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Thinking Like an Economist Thinking Like an Economist.

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Presentation on theme: "Thinking Like an Economist Thinking Like an Economist."— Presentation transcript:

1 Thinking Like an Economist Thinking Like an Economist

2 Economics trains you to.... u Be mindful about the choices that you make. u Evaluate the cost of individual and social choices. u Examine and understand how certain events and issues are related. u But there is the issue of terminology, some math, and GRAPHS, GRAPHS AND SOME MORE GRAPHS!

3 The Economist as a Scientist The economic way of thinking... u Involves thinking analytically and objectively. u Makes use of the scientific method. uInvolves the use of abstract models to focus the discussion on a main idea or theme in the complexity of the real world. u To apply the scientific method in economics, assumptions are used to make the world easier to understand. uCeteris Paribus Assumption-All else equal. uRole Play Scenario-Purchasing something at a store.

4 Economic Models u Economists use models to simplify reality in order to improve our understanding of the world. u As simplifications of reality, models need assumptions. uA Model of Boids Flying A Model of Boids FlyingA Model of Boids Flying u Models start small and then grow in increasing complexity. uPlay Bolero by Maurice Ravel

5 Graphing Data  A graph reveals a causal relationship between two variables.  The vertical line is the y- axis. ► Independent variable.  The horizontal line is the x- axis. ► Dependent variable.  How do we show a negative and a positive relationship between variables?

6 Two Simple Rules for Movements vs. Shifts ► Rule One  When an independent variable changes and that variable does not appear on the graph, the curve on the graph will shift. ► Rule Two  When an independent variable changes and does appear on the graph, a movement along the existing curve will occur. The curve will not shift.

7 Graphing Data  Economists use three types of graphs to reveal relationships between variables. They are:  Time-series graphs  Cross-section graphs  Scatter diagrams

8 Two of the Most Basic Economic Models Are ► The Circular Flow Diagram ► The Production Possibilities Frontier.

9 The Circular-Flow Diagram Firms Households Market for Factors of Production Market for Goods and Services SpendingRevenue Wages, rent, and interest Income Goods & Services sold Goods & Services bought Labor, land, and capital Inputs for production

10 Journal Assignment-Circular Flow Diagram ► Draw a circular flow diagram. ► Identify the parts of the model that correspond to the flow of goods and services and the flow of dollars for each of the following activities:  Sam pays a storekeeper $1 for a quart of milk.  Sam gets a quart of milk.  Sally earns $4.50 per hour working at a fast food restaurant.  Sally works at the restaurant.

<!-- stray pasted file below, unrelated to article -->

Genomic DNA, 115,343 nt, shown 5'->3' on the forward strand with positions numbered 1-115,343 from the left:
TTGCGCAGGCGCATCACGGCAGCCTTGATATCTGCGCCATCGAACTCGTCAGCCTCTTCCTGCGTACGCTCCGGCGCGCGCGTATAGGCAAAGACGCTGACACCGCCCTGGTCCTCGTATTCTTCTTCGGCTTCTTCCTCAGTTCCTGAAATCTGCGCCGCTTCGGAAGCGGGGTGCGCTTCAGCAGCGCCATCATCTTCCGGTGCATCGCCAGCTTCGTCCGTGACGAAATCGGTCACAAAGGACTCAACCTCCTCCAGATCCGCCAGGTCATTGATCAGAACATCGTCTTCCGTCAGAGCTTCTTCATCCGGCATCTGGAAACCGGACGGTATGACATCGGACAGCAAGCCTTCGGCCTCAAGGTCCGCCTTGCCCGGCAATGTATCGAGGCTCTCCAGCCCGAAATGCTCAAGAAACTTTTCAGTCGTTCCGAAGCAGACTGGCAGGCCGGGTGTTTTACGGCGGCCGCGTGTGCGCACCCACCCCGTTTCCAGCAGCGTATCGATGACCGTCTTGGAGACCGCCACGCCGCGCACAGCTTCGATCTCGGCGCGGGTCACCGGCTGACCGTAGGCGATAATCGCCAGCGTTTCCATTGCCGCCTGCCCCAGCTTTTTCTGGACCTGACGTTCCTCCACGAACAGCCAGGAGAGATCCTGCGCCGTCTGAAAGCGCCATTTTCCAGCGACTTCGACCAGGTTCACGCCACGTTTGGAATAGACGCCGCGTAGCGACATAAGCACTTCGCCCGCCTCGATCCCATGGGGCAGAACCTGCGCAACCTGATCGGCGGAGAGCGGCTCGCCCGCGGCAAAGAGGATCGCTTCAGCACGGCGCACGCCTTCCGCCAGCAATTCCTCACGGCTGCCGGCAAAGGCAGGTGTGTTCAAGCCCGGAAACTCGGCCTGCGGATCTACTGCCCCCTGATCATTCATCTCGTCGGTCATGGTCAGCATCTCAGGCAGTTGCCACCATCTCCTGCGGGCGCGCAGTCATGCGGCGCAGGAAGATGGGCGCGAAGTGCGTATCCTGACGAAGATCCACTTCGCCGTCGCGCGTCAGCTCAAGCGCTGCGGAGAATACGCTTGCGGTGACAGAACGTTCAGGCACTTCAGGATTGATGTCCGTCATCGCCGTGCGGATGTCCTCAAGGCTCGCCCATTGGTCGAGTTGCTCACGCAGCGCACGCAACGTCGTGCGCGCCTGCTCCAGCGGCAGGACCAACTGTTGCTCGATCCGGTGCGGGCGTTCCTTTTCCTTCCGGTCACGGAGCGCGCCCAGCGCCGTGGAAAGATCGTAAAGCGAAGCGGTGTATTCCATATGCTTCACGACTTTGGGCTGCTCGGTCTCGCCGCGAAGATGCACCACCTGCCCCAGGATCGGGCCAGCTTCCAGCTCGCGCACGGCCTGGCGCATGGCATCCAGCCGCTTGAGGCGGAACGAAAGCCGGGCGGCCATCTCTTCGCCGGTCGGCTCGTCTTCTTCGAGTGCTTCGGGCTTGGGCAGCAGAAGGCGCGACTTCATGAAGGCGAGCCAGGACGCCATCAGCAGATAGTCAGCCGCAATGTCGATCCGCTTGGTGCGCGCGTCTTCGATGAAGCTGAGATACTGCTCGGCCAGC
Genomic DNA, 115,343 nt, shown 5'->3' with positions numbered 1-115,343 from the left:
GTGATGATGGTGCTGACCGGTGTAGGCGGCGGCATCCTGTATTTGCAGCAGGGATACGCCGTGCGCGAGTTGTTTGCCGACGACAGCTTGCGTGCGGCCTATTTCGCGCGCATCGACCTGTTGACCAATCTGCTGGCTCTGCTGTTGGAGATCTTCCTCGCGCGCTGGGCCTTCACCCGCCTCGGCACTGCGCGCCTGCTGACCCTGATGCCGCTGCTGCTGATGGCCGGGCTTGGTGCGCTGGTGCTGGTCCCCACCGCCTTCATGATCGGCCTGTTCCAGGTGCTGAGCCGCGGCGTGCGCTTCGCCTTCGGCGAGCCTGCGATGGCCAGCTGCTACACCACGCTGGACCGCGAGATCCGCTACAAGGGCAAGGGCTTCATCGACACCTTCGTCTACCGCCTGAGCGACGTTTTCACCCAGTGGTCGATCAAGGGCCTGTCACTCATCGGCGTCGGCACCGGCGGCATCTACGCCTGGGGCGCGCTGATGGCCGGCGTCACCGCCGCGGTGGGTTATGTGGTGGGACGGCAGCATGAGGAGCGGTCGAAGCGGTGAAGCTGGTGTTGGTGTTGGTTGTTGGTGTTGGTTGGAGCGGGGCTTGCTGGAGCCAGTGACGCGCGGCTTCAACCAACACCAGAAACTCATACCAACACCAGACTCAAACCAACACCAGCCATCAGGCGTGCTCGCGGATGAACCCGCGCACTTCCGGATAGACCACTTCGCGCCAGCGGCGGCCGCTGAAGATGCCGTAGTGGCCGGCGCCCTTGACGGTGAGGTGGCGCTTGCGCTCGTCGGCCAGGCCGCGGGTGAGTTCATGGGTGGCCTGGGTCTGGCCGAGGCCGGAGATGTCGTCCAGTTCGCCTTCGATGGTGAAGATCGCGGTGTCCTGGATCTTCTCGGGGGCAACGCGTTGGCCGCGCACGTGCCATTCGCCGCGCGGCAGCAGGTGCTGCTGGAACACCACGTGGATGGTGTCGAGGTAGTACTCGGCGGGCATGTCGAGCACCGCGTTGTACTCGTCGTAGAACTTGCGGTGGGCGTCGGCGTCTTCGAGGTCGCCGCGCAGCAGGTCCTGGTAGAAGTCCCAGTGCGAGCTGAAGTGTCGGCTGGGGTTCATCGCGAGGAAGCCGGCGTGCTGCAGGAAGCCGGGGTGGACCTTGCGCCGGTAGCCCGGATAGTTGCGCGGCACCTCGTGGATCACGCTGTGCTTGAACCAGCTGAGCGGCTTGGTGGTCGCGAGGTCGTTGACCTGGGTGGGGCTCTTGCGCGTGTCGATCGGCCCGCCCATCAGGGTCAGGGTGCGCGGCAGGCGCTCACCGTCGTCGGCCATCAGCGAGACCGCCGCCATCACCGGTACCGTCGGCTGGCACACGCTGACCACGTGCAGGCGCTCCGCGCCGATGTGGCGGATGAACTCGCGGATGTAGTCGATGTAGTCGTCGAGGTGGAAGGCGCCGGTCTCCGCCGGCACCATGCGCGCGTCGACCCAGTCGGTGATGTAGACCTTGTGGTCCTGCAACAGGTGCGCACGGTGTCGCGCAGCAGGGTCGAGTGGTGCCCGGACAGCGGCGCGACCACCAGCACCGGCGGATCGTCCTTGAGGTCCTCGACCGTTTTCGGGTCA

11 The Production Possibilities Frontier Shows the various combinations of two goods that can be produced by one firm. Shows the various combinations of two goods that can be produced by one firm. Assumes two goods Assumes two goods Assumes fixed technology and fixed factors of production. Assumes fixed technology and fixed factors of production.

12 The Production Possibilities Frontier Quantity of Computers Produced Quantity of Cars Produced 3, ,000 2, , A B 2, C D

13 The Production Possibilities Frontier Quantity of Computers Produced Quantity of Cars Produced 3,000 1,000 2,000 2,200 A ,000 B C D Production possibilities frontier

14 Concepts Illustrated by the Production Possibilities Frontier u Efficiency u Tradeoffs u Opportunity Cost u Economic Growth

15 4,000 The Production Possibilities Frontier Quantity of Computers Produced Quantity of Cars Produced 3,000 2,000 A ,000 E 2, An outward shift in the production possibilities frontier Increase in technology to produce computers.

16 Microeconomics and Macroeconomics u Microeconomics focuses on the individual parts of the economy. u How households and firms make decisions and how they interact in specific markets u Macroeconomics looks at the economy as a whole. u How the markets, as a whole, interact at the national level.

17 The Essence of Microeconomics- Buyers and Sellers

18 The Many Facets of Macroeconomics

19 Two Roles of Economists u When they are trying to explain the world, they are scientists. u When they are trying to change the world, they are policymakers.

20 Positive versus Normative Analysis  Positive statements are statements that describe the world as it is. u Called descriptive analysis  Normative statements are statements about how the world should be. u Called prescriptive analysis

21 Why Economists Agree and Disagree u We agree on the methodology, but not on the underlying assumptions underlying incentives and behavior. uExample-No Child Left Behind and Test Scores.

22 JOIN KHALID AZIZ ► ECONOMICS OF ICMAP, ICAP, MA-ECONOMICS, B.COM. ► FINANCIAL ACCOUNTING OF ICMAP STAGE 1,3,4 ICAP MODULE B, B.COM, BBA, MBA & PIPFA. ► COST ACCOUNTING OF ICMAP STAGE 2,3 ICAP MODULE D, BBA, MBA & PIPFA. CONTACT: R-1173,ALNOOR SOCIETY, BLOCK 19,F.B.AREA, KARACHI, PAKISTAN.


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